Tuesday, November 07, 2006

Puppies, puppies, puppies!

It's been pouring down rain all day and now I sit here wondering: How on earth am I going to get this puppy tired enough to want to settle nicely in her crate and sleep? It it were a light rain I'd just go ahead and walk her in it, but it's a rather heavy rain--it was hard to get her to want to leave the porch to take care of business. There are also 5-inch deep puddles in the back yard, so I can't really take her out to play ball (plus it's dark so early now--stupid daylight savings time!!) Right now she's cozy in her x-pen chewing a compressed rawhide bone (she loves them and I'm so glad for that!), but she will probably tire of that soon. I wish I was allowed to take her to the mall and walk her there--wouldn't that be wonderful? Instead I suppose I'll have to just play with her in the living room.

In other puppy news, my "senior puppy" class last night was borderline chaos. The smallest dog looked like she was about 35 lbs., the biggest is approaching 50 lbs. and none of them had been in any previous classes, so they were wired and wild and it was hard to maintain control long enough to get through the exercises. I really wonder why people wait until their puppy is big enough to pull them over before getting into a class where they can learn how to control it? Please people, start those classes right when you get the puppy (we accept them as young as 9 weeks old in "puppy primer")! You're doing no one any favors by waiting, least of all yourself. I've heard people say they are putting off puppy classes because they are "too busy right now." In that case, why didn't you wait to get the puppy until you had time to do what's necessary? By waiting, all people are doing is ensuring that they will have more problems to solve when you finally find the time to make it to class.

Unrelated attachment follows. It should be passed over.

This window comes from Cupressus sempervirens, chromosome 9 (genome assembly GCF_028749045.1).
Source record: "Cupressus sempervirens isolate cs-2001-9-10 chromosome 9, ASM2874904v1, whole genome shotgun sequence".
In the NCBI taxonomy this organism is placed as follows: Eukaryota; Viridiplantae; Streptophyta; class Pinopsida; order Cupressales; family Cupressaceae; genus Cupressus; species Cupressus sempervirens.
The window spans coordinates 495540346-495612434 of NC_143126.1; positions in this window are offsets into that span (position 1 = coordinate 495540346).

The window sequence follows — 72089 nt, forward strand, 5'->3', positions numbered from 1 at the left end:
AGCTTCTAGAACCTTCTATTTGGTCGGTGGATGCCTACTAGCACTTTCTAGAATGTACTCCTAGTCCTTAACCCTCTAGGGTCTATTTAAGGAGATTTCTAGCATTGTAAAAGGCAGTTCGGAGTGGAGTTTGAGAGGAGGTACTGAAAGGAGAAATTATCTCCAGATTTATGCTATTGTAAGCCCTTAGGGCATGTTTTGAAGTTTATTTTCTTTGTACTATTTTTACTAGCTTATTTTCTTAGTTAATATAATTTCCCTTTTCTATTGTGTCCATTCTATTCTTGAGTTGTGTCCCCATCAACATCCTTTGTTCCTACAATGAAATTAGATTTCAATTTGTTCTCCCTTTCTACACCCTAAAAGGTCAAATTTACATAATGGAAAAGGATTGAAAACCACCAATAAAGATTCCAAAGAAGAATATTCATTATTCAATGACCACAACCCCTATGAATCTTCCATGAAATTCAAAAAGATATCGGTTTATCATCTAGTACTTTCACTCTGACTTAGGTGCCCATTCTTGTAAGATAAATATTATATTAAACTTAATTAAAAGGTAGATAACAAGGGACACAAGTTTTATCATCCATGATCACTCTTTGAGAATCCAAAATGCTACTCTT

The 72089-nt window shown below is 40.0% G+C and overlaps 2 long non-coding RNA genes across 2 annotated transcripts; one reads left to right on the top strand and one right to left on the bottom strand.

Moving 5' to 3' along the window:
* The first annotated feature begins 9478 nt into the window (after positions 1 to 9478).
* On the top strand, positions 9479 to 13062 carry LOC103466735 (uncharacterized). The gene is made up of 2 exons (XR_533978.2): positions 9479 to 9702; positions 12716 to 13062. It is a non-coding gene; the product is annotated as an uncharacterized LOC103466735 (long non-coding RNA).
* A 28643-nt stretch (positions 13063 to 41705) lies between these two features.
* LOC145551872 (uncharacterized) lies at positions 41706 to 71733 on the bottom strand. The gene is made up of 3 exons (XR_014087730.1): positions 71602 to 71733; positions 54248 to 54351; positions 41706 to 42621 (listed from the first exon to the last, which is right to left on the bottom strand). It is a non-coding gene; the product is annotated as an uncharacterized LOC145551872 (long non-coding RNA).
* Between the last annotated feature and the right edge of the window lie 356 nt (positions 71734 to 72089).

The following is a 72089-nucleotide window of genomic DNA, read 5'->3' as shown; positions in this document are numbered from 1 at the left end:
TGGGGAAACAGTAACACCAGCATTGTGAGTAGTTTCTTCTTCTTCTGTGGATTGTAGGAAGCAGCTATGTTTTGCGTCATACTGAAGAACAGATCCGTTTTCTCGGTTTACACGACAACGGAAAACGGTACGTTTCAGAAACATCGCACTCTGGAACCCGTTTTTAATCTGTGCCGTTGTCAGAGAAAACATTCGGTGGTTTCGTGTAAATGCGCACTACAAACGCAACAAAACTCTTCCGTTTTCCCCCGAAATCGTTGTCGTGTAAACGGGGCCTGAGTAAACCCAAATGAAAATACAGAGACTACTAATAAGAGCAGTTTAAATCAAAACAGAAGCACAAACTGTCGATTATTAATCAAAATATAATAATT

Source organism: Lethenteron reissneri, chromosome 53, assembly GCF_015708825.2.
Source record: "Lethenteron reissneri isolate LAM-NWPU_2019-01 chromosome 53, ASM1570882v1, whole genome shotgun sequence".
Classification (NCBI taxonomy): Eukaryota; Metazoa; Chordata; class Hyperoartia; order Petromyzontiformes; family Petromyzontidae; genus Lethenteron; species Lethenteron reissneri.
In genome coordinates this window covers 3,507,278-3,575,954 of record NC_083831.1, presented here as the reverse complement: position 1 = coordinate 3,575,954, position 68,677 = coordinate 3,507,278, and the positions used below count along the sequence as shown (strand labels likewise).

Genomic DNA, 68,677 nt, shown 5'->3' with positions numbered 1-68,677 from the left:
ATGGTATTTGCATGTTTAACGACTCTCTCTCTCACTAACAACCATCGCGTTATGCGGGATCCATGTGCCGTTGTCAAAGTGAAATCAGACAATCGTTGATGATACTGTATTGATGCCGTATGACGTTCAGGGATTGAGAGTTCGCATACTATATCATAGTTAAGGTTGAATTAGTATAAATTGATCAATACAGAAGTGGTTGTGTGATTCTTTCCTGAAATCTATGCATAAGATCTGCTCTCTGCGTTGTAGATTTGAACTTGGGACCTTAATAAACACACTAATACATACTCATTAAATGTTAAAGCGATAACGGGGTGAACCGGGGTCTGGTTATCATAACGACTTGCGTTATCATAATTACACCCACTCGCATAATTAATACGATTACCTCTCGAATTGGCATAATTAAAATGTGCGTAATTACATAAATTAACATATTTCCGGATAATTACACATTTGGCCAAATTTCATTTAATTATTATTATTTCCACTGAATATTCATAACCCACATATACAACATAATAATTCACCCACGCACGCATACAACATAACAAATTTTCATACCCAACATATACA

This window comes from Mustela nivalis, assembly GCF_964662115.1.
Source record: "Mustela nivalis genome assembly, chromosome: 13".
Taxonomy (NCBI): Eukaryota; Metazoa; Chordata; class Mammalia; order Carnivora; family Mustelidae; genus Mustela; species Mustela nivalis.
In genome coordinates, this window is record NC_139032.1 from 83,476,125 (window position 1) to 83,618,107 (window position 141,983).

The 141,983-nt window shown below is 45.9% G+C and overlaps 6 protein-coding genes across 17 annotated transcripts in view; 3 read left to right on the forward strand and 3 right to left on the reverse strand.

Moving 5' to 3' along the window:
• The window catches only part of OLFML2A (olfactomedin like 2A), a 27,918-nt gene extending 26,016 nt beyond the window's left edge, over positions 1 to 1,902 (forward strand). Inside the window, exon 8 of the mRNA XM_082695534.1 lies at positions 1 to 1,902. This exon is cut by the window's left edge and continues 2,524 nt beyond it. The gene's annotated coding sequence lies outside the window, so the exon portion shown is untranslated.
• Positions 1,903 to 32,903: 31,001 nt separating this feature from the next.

Monday, November 06, 2006


yes, i am adorable indeed

One of the reasons I haven't posted much lately is the puppy you see above. For some insane reason, I decided to be her foster home. Actually, I know exactly why I'm fostering her: she's absolutely awesome and needs to find an active home that will take full advantage of her awesomeness. I first met the pup--I'm calling her Zsa Zsa--at a flyball tournament in September, and I spent some time walking her, playing with her and trying some basic training (sit, loose-leash walking) with her. Her focus and attention for such a youngster (she was about 12 weeks old at the time--she's about 17-weeks now) just astounded me. She had all the motivations I would want for a sporty dog (tug, ball and food), and she was super handler-attentive even in the presence of lots of dogs and people. If I had been in a position to add a third dog to my household, she would have been it.